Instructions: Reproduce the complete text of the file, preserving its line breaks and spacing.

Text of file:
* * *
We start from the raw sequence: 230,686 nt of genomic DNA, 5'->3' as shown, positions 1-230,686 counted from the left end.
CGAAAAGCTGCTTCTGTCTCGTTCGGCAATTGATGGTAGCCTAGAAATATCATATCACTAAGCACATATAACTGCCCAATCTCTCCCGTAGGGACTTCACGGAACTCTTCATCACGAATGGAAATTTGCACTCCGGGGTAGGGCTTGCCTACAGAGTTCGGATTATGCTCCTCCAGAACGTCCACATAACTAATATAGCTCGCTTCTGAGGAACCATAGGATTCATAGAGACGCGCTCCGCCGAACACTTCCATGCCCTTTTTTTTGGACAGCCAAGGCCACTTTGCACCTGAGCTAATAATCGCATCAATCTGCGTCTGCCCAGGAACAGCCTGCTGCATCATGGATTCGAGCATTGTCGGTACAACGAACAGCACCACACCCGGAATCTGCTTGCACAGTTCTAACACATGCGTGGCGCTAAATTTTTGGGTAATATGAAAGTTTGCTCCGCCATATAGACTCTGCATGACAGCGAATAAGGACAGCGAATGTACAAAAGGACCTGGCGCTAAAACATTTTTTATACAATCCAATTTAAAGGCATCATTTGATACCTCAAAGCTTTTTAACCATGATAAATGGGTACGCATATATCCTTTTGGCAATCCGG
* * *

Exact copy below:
We start from the raw sequence: 230,686 nt of genomic DNA, 5'->3' as shown, positions 1-230,686 counted from the left end.
CGAAAAGCTGCTTCTGTCTCGTTCGGCAATTGATGGTAGCCTAGAAATATCATATCACTAAGCACATATAACTGCCCAATCTCTCCCGTAGGGACTTCACGGAACTCTTCATCACGAATGGAAATTTGCACTCCGGGGTAGGGCTTGCCTACAGAGTTCGGATTATGCTCCTCCAGAACGTCCACATAACTAATATAGCTCGCTTCTGAGGAACCATAGGATTCATAGAGACGCGCTCCGCCGAACACTTCCATGCCCTTTTTTTTGGACAGCCAAGGCCACTTTGCACCTGAGCTAATAATCGCATCAATCTGCGTCTGCCCAGGAACAGCCTGCTGCATCATGGATTCGAGCATTGTCGGTACAACGAACAGCACCACACCCGGAATCTGCTTGCACAGTTCTAACACATGCGTGGCGCTAAATTTTTGGGTAATATGAAAGTTTGCTCCGCCATATAGACTCTGCATGACAGCGAATAAGGACAGCGAATGTACAAAAGGACCTGGCGCTAAAACATTTTTTATACAATCCAATTTAAAGGCATCATTTGATACCTCAAAGCTTTTTAACCATGATAAATGGGTACGCATATATCCTTTTGGCAATCCGG